This study revealed that anesthesiologists and anesthesia technology specialists were regularly involved in preparing and administering anesthetic medication. In Saudi Arabia, the anesthesiology consultants are responsible for providing anesthesia services to the patient, including anesthetic medication. Anesthesia technology specialists assist the anesthesiology consultants and work under their direct supervision as competent anesthesia team members, as defined by the American Society of Anesthesia Technologists & Technicians (ASATT). Most of the respondents “always” read the drug name before administration and used color-coded syringes. In contrast, Orser et al found that most anesthesiologists read the drug label “most of the time,” and only a few believed that reading the label was necessary to identify the drug. Another study reported that 42% of respondents admitted not reading the drug label most of the time, which is common in emergencies. Some argue that anesthesia clinicians are familiar with the color of the syringe label: They use color as an indicator of the medication without reading the name.[49,50] Nevertheless, a landmark publication by Radhakrishna stresses that anesthesia clinicians must always read the syringe label before use and not only rely on color.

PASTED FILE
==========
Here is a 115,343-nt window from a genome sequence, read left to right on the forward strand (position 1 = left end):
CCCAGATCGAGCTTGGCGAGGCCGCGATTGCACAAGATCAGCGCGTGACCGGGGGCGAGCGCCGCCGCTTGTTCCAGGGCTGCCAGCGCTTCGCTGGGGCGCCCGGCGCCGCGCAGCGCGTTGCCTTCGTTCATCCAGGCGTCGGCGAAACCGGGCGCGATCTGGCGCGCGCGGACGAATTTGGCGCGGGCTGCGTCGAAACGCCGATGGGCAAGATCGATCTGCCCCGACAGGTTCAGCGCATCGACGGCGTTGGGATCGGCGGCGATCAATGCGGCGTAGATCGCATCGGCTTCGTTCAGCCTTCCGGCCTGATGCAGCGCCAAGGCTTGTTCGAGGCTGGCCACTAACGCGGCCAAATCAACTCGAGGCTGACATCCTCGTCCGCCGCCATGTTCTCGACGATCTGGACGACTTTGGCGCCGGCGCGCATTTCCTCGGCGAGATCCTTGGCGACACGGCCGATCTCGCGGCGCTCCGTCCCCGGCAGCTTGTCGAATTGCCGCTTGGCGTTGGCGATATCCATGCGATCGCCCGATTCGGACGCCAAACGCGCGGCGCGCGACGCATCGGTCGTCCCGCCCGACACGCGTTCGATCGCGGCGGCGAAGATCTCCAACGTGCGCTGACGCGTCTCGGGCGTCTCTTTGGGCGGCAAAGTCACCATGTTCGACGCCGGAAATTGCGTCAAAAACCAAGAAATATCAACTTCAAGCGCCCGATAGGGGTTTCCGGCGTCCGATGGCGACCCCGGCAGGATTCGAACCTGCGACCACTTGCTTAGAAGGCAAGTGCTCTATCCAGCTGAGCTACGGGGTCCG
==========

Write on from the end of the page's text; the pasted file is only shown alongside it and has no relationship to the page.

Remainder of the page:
Our findings suggested a correlation between the frequency of errors and the labeling process of medication: Labeling the syringe before withdrawing the medication had led to errors more frequently than withdrawing the medication then labeling the syringe. The literature shows conflicting views: Some encourage labeling before withdrawing medication, and some suggest that medication should be drawn up before labeling. However, the National Patient Safety Agency recommends filling out the syringe first, then follow it by labeling (one medication at a time) to promote the safe use of drugs. Labeling an empty syringe is never correct, and it can only be valid if the syringe is labeled after withdrawing the medication. Our findings show that syringe labeling among respondents varied, suggesting a lack of standardized labeling of anesthetic medication. Standardized labeling is an essential component of patient medication safety. Alkhani et al reported that noncompliance with the labeling protocols in Saudi Arabia had led to many medication errors.